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The age-old proverb reads that an Army fights on its stomach.  It is a proverb easily proven and easier yet to say.  The difficulty comes in the doing.

Until the crossing of the Sauer, the tasks of supplying the Regiment were merely difficult.  After the crossing, and in the days that followed, they were difficult and hazardous.  Initially the supply routes ran through the city of Echternach where Kraut artillery zoomed in at the rate of three rounds a minute.  On the far side of the swollen river the roads were all but impassable: mud ruts up steep cliffs, and for a long time there was but one bridge over the Sauer.  No "easy" way to get around.  Not were there pauses for a breather before the dash to the banks of the Rhine, where the supply route stretched even longer over the Eifel hills.  And beyond the Rhine, with the Regiment covering more than 300 miles in 24 days, things really got tough.  But somehow the essential supplies of ammo, gas, water, and food got through when they were needed.  The 27 trucks of the Company were running 25 hours a day, but the job got done.

Among other things there was the matter of 3.000 rations to be delivered daily from the Division Supply Point to Service Company, and from there to the troops.  And the Regiment burned up 4,000 gallons of gas a day and there was a time when Service hauled gas for attached Tank and Tank Destroyer outfits.  And for ammo alone, six trucks were making the runs constantly.  Add to this the fact that the Company hauled 3,000 gasmasks from Betzdorf to Zwickau, as well as a ninety day supply of batteries for the communications net, and an emergency ration for 3,000 men, and you begin to realize the problems which were faced and solved.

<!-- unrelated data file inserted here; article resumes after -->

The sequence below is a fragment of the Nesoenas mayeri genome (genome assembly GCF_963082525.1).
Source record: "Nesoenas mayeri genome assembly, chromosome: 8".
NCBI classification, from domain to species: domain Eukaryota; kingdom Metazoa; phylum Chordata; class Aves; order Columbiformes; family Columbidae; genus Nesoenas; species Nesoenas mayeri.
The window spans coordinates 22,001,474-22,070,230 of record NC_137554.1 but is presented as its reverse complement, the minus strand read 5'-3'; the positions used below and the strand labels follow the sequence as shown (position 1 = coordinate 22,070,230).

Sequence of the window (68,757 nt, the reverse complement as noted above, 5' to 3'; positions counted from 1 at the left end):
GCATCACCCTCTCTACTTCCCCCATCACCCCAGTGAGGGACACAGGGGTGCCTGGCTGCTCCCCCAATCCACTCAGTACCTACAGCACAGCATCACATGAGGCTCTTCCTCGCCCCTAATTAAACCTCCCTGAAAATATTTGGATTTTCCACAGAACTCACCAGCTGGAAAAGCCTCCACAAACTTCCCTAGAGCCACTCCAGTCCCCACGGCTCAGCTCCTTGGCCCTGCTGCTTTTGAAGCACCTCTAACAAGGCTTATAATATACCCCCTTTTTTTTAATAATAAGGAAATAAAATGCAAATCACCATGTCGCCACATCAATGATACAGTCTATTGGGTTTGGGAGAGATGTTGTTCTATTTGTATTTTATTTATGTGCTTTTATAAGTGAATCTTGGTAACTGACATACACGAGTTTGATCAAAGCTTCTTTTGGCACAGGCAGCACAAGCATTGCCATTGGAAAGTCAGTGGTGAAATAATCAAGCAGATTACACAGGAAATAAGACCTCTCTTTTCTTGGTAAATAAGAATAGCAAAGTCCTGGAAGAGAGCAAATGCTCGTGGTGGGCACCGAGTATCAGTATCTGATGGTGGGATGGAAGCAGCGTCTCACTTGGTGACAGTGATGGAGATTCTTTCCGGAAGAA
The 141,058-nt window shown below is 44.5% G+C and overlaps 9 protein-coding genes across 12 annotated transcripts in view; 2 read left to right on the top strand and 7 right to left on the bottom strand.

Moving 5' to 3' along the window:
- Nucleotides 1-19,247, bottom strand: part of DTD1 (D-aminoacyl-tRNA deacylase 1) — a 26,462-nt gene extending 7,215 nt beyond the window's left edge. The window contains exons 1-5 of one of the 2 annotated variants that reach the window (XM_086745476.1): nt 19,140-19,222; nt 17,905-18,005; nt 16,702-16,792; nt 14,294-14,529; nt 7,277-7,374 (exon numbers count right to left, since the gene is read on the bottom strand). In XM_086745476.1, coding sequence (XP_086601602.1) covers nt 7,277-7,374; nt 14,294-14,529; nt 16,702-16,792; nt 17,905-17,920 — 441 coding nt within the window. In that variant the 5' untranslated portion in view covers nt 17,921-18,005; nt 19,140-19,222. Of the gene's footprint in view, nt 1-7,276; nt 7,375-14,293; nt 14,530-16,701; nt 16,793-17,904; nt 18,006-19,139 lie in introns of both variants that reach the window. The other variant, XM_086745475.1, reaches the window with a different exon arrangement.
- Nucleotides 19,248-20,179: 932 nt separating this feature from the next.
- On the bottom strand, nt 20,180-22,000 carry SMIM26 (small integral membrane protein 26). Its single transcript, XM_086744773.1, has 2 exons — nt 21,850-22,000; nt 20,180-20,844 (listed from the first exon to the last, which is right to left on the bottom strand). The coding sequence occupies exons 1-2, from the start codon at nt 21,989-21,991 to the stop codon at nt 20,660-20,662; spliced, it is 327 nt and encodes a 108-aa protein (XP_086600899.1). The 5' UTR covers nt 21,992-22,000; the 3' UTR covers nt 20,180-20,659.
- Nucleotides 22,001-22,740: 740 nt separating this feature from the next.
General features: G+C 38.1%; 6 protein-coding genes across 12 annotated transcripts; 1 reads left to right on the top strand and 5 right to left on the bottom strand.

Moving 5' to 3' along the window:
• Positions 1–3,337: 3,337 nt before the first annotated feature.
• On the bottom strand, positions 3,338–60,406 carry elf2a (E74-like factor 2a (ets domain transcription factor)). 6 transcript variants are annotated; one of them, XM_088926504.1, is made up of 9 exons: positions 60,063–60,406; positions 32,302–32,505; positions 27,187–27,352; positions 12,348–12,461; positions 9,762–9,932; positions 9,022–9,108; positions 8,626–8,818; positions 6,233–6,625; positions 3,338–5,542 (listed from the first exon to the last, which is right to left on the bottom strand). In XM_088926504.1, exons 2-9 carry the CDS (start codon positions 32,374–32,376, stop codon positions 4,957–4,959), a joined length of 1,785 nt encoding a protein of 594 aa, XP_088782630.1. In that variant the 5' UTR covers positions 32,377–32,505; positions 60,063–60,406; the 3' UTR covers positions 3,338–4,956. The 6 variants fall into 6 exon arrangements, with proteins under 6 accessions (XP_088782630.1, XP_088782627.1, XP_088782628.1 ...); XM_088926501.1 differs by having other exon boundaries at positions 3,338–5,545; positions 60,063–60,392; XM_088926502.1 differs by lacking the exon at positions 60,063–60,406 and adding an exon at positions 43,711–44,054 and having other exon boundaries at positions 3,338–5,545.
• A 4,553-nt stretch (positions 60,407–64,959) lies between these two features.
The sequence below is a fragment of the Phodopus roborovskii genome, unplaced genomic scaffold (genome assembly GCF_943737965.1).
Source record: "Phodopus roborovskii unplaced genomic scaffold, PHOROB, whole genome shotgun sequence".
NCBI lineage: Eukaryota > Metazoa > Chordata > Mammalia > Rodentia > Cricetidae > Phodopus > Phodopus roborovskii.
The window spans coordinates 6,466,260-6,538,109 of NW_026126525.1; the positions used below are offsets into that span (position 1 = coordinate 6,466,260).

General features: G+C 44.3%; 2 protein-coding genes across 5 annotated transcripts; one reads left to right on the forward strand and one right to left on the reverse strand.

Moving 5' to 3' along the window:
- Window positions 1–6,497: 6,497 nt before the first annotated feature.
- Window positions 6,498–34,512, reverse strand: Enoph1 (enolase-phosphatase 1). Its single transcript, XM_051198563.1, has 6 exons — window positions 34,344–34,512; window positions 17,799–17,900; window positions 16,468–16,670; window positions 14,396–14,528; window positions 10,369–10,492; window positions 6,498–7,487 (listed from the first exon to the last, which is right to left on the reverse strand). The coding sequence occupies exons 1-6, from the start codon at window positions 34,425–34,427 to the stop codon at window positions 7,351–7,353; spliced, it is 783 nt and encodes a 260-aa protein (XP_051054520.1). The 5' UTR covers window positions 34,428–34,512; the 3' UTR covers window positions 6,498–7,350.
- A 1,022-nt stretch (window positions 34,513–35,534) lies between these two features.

Then again, at the end of the day when all the supplies might possibly have been taken care of there were the hundreds, then thousands of Nazi PW's to be taken to collecting points.  In the final days of the campaign every available truck in the Regiment was used for this purpose alone.  And for hauling our own troops too, in order to keep up with the pace which the armor was maintaining out front.  There was no end to it: a ceaseless chain of supplies of all sorts moving rear to front, prisoners and DP's moving front to rear.  And the Service Company drivers caught in the middle, Service Company personnel somehow keeping everything on the road and moving to the designated destinations.  Imagination and resourcefulness were called for.  And they were there. Never once was the Regiment caught short.  The record speaks for itself.

For the men, the most appreciated services perhaps, were PX rations and the vast volumes of incoming and outgoing mail. For Service carried the mail too, and all the countless boxes of souvenirs the Doughs were sending home, Services more than appreciated by everyone, and the guys who did it rate high.  Hard work and no glamour -- but tasks which had to be done.


Capt. Alan R. Ringrose


Capt. John Cochran

Capt. Leonard A. Pierce





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